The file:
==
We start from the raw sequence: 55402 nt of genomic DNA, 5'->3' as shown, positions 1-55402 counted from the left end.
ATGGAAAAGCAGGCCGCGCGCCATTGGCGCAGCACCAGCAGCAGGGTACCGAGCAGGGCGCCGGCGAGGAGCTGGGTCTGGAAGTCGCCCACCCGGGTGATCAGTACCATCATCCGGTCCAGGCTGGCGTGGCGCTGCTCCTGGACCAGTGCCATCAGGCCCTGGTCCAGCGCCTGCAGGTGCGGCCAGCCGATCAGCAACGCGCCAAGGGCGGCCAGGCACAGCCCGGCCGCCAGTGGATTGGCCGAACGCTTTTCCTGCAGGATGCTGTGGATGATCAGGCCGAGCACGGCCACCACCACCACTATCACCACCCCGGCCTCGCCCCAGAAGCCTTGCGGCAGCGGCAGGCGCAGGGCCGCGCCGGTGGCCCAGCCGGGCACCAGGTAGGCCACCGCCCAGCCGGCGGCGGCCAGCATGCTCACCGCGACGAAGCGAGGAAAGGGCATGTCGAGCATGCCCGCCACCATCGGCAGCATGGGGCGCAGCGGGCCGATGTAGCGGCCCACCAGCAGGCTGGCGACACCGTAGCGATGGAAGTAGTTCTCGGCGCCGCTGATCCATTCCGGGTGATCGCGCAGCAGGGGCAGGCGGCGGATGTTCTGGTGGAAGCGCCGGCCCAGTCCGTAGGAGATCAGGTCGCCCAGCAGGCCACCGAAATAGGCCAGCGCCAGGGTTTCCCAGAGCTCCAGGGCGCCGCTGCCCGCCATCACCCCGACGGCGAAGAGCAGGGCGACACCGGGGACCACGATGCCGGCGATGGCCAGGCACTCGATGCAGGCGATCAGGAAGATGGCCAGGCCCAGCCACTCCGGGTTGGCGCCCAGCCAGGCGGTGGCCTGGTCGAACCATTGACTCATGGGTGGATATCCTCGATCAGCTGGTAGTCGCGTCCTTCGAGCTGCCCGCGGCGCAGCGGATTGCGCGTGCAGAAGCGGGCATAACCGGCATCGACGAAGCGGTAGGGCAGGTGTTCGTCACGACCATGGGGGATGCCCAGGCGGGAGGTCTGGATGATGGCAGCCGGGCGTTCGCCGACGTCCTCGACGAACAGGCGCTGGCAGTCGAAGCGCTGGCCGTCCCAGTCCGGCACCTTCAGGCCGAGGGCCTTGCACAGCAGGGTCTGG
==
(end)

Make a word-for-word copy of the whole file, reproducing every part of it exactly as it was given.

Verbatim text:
We start from the raw sequence: 55402 nt of genomic DNA, 5'->3' as shown, positions 1-55402 counted from the left end.
ATGGAAAAGCAGGCCGCGCGCCATTGGCGCAGCACCAGCAGCAGGGTACCGAGCAGGGCGCCGGCGAGGAGCTGGGTCTGGAAGTCGCCCACCCGGGTGATCAGTACCATCATCCGGTCCAGGCTGGCGTGGCGCTGCTCCTGGACCAGTGCCATCAGGCCCTGGTCCAGCGCCTGCAGGTGCGGCCAGCCGATCAGCAACGCGCCAAGGGCGGCCAGGCACAGCCCGGCCGCCAGTGGATTGGCCGAACGCTTTTCCTGCAGGATGCTGTGGATGATCAGGCCGAGCACGGCCACCACCACCACTATCACCACCCCGGCCTCGCCCCAGAAGCCTTGCGGCAGCGGCAGGCGCAGGGCCGCGCCGGTGGCCCAGCCGGGCACCAGGTAGGCCACCGCCCAGCCGGCGGCGGCCAGCATGCTCACCGCGACGAAGCGAGGAAAGGGCATGTCGAGCATGCCCGCCACCATCGGCAGCATGGGGCGCAGCGGGCCGATGTAGCGGCCCACCAGCAGGCTGGCGACACCGTAGCGATGGAAGTAGTTCTCGGCGCCGCTGATCCATTCCGGGTGATCGCGCAGCAGGGGCAGGCGGCGGATGTTCTGGTGGAAGCGCCGGCCCAGTCCGTAGGAGATCAGGTCGCCCAGCAGGCCACCGAAATAGGCCAGCGCCAGGGTTTCCCAGAGCTCCAGGGCGCCGCTGCCCGCCATCACCCCGACGGCGAAGAGCAGGGCGACACCGGGGACCACGATGCCGGCGATGGCCAGGCACTCGATGCAGGCGATCAGGAAGATGGCCAGGCCCAGCCACTCCGGGTTGGCGCCCAGCCAGGCGGTGGCCTGGTCGAACCATTGACTCATGGGTGGATATCCTCGATCAGCTGGTAGTCGCGTCCTTCGAGCTGCCCGCGGCGCAGCGGATTGCGCGTGCAGAAGCGGGCATAACCGGCATCGACGAAGCGGTAGGGCAGGTGTTCGTCACGACCATGGGGGATGCCCAGGCGGGAGGTCTGGATGATGGCAGCCGGGCGTTCGCCGACGTCCTCGACGAACAGGCGCTGGCAGTCGAAGCGCTGGCCGTCCCAGTCCGGCACCTTCAGGCCGAGGGCCTTGCACAGCAGGGTCTGG